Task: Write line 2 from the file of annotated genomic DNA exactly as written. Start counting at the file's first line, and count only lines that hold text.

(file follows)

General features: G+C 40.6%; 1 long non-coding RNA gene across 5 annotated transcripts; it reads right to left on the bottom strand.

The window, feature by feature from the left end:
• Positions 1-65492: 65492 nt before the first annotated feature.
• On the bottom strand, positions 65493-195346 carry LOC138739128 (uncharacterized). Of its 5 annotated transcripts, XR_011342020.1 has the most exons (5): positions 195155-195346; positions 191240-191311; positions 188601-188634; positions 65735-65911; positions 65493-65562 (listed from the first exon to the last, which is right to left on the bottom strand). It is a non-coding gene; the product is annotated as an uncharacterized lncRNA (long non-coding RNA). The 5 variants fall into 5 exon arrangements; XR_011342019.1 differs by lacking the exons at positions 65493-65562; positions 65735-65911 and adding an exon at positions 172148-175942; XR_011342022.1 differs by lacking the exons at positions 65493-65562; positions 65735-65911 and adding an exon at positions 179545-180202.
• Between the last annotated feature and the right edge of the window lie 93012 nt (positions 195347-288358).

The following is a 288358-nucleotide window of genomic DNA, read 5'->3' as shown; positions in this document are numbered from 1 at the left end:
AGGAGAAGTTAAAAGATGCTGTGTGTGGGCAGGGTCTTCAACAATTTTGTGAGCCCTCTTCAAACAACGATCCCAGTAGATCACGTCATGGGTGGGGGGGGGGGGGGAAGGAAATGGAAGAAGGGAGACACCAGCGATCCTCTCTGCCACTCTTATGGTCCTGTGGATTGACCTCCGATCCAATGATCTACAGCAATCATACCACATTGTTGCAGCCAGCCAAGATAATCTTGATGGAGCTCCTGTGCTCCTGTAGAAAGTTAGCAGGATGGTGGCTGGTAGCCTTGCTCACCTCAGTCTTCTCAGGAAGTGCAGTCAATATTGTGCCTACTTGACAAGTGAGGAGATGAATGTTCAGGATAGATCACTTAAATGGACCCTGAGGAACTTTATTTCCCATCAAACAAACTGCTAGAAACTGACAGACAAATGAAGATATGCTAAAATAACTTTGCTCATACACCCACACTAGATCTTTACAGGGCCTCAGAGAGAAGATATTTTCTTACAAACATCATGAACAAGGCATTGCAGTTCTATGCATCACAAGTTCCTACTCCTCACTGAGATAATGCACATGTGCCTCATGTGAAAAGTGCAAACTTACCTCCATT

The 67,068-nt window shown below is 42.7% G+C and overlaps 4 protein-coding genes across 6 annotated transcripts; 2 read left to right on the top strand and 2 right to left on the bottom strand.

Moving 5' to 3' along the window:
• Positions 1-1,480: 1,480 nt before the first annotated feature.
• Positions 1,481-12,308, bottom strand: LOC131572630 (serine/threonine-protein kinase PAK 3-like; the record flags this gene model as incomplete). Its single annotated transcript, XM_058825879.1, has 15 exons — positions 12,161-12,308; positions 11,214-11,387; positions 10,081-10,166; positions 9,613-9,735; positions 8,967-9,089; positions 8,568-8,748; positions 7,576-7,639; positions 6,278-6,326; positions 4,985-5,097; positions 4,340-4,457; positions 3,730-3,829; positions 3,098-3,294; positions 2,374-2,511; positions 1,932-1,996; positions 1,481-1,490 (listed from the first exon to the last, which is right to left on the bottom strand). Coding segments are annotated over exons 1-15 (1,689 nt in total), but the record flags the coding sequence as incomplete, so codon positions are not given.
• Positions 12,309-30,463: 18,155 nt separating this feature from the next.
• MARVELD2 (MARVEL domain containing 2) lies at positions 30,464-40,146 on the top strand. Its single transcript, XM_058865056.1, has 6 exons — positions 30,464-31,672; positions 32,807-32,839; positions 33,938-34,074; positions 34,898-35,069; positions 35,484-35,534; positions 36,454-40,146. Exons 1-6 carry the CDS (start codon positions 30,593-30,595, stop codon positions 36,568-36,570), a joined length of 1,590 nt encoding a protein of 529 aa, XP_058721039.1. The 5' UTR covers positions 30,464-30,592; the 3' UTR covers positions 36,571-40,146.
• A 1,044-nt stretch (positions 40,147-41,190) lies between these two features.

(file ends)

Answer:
The window, feature by feature from the left end: